Your guide to care and support

Claiming income-related benefits

If you think you may be entitled to an income-related benefit, such as Income Support, Housing Benefit, Jobseeker’s Allowance, Employment and Support Allowance (ESA), or Pension Credit Guarantee Credit, you should make a claim as soon as possible.

You can call 0800 055 6688 (8am-6pm Monday to Friday) to start a claim for most benefits. If you have a speech or hearing impairment, a textphone service is available on 0800 023 4888.

Your basic details will be recorded and you’ll be called back to discuss your claim. This usually takes around 45 minutes and you may be sent a statement to sign, based on the information you've given.

If you have trouble using the phone, you can claim most benefits online via GOV.UK.

To avoid delays in your claim, make sure you have your National Insurance number. You may also be asked to prove your identity, your home address, income and savings, so your passport, household bills, wage slips and bank statements should also be to hand.

Couples: who should claim benefits?

If you're in a couple, you may have to think about which one of you should make the claim. You might need advice about which benefit is the best to claim, as you may be eligible for different ones.

Dealing with delays to your benefit claim

If your first payday has been reached and your claim has not yet been decided, you may be able to ask for an advance of benefit.

Advances are discretionary and can only be made to those who satisfy the conditions for an advance, including that the claimant or a member of their family is in financial need.

If your claim or payment is seriously delayed, you may want to make a complaint.

Changes in circumstances

The following scenarios are examples of when you may need to report a change in circumstances:

  • If you're admitted to hospital as an inpatient, your entitlement to income-related benefits continues, but you may have to report that you're in hospital if you get DLA, Attendance Allowance (AA) or Personal Independence Payment (PIP). This is because payment of these should stop after 28 days in hospital. Any Severe Disability Premium you get should also stop at this point. For more information, read this Age UK leaflet on going into hospital (PDF, 2Mb).
  • If you go home for a few days, even just for a weekend, tell the relevant offices that deal with each of your benefits. This is because although benefits may be reduced or stop while you're in hospital, you're entitled to the full rate for any days that you spend at home. You may need to send confirmation from the hospital of the dates that you spend at home.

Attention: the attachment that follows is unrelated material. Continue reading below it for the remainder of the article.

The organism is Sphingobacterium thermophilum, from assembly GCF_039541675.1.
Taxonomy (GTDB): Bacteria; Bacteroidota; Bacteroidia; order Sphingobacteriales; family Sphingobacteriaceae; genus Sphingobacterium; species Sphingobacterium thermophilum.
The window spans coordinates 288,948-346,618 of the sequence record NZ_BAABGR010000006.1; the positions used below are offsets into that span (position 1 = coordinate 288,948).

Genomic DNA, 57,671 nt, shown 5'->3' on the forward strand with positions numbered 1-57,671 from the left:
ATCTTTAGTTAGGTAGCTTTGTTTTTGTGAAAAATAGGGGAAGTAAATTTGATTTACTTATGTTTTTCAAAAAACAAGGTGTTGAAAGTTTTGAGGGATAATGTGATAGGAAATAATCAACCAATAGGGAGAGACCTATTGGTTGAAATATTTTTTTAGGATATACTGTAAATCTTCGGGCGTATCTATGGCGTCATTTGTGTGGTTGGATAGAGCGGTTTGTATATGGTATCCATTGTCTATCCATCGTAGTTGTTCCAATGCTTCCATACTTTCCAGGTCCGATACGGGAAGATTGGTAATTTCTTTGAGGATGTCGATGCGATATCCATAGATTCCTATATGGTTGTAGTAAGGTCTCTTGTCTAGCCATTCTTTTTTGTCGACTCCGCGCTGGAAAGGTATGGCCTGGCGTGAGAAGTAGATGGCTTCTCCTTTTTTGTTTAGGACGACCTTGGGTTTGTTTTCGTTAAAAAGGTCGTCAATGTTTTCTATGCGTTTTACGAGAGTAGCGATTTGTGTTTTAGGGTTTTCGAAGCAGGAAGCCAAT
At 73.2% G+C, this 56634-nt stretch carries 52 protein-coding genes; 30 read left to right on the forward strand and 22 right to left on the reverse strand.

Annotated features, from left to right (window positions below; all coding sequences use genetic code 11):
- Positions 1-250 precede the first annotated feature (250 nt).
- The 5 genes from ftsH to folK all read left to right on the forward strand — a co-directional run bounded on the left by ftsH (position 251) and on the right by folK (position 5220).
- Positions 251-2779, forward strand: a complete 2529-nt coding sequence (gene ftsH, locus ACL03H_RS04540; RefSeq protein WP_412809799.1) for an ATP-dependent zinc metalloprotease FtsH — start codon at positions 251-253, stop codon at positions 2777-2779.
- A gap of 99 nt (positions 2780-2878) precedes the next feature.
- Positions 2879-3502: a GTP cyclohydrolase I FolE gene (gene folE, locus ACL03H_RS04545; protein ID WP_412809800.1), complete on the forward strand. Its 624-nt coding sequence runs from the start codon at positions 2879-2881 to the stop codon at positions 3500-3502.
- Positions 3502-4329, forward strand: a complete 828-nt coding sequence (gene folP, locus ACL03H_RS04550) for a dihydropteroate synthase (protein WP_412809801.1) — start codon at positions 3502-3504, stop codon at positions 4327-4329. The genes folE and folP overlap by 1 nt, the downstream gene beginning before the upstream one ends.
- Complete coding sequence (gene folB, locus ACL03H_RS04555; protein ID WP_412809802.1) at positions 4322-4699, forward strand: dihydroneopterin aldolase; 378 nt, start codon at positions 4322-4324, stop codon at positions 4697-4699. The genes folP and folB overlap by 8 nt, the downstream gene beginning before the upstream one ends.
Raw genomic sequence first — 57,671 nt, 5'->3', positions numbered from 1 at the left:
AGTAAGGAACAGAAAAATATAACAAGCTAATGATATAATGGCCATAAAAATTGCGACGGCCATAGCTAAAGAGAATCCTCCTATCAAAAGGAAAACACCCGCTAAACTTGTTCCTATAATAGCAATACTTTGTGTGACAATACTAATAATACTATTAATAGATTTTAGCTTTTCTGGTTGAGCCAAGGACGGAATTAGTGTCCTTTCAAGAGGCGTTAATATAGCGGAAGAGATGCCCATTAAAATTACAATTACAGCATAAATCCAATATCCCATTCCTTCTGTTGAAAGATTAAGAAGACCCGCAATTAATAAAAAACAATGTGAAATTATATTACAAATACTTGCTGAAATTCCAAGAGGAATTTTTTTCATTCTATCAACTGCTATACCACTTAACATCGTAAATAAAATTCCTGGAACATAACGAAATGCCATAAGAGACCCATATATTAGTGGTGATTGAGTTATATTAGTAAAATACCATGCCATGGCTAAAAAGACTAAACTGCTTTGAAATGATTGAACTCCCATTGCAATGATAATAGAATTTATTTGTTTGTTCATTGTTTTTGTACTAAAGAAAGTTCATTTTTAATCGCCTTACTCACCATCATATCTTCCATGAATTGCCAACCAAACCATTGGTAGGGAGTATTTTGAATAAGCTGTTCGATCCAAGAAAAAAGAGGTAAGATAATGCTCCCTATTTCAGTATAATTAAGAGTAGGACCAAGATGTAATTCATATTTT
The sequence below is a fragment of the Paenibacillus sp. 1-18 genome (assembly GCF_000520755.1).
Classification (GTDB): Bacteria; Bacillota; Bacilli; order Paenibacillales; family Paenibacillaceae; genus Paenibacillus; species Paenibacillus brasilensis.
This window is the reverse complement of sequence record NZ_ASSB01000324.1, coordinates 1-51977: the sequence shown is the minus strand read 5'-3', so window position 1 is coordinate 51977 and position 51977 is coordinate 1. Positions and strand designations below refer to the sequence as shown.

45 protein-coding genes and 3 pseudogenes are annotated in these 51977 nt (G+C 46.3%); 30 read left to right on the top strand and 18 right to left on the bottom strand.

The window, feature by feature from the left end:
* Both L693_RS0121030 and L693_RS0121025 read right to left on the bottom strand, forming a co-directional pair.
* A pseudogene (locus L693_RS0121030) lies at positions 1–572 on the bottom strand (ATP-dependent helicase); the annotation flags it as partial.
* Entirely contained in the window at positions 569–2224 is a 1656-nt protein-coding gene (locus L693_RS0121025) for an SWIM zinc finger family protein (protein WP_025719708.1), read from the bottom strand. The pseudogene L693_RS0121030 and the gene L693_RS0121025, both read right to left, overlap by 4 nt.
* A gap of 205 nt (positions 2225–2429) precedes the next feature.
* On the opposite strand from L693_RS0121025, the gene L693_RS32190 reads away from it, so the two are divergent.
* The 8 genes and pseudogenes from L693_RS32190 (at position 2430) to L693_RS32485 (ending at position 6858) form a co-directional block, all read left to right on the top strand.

• If you're a carer and you’re getting a carer premium on your benefit and the person you're looking after goes into hospital, your premium will stop eight weeks after their DLA, AA or PIP stops.
  • If you're a resident in a care home, your income-related benefit won't stop. However, your benefit will usually go towards paying your costs of staying in the home. You should be left with the "personal allowance" element of your benefit.
  • If you enter a care home on a permanent basis, your claim may be treated differently if you're part of a couple or you own your own home.
  • If you become a permanent care home resident, you will be treated as a single person for benefit purposes, so you and your partner will need to make separate claims as single people.

If you're a permanent care home resident, your house will be treated as capital, which may mean that you're no longer entitled to your income-related benefit. However, it will not be treated as capital if:

  • it's occupied by your current partner
  • it's occupied by a relative as their home, if that person is over 60 or "incapacitated" 
  • it's occupied by a former partner from whom you're estranged or divorced, if they're a lone parent
  • you're taking steps to sell the property; in this case, its value is ignored for 26 weeks (or for longer, if it's reasonable under the circumstances) – read about deferred payment agreements

You can claim income-related benefits if you're in part-time education.

Page last reviewed: 15/01/2015
Next review due: 15/01/2018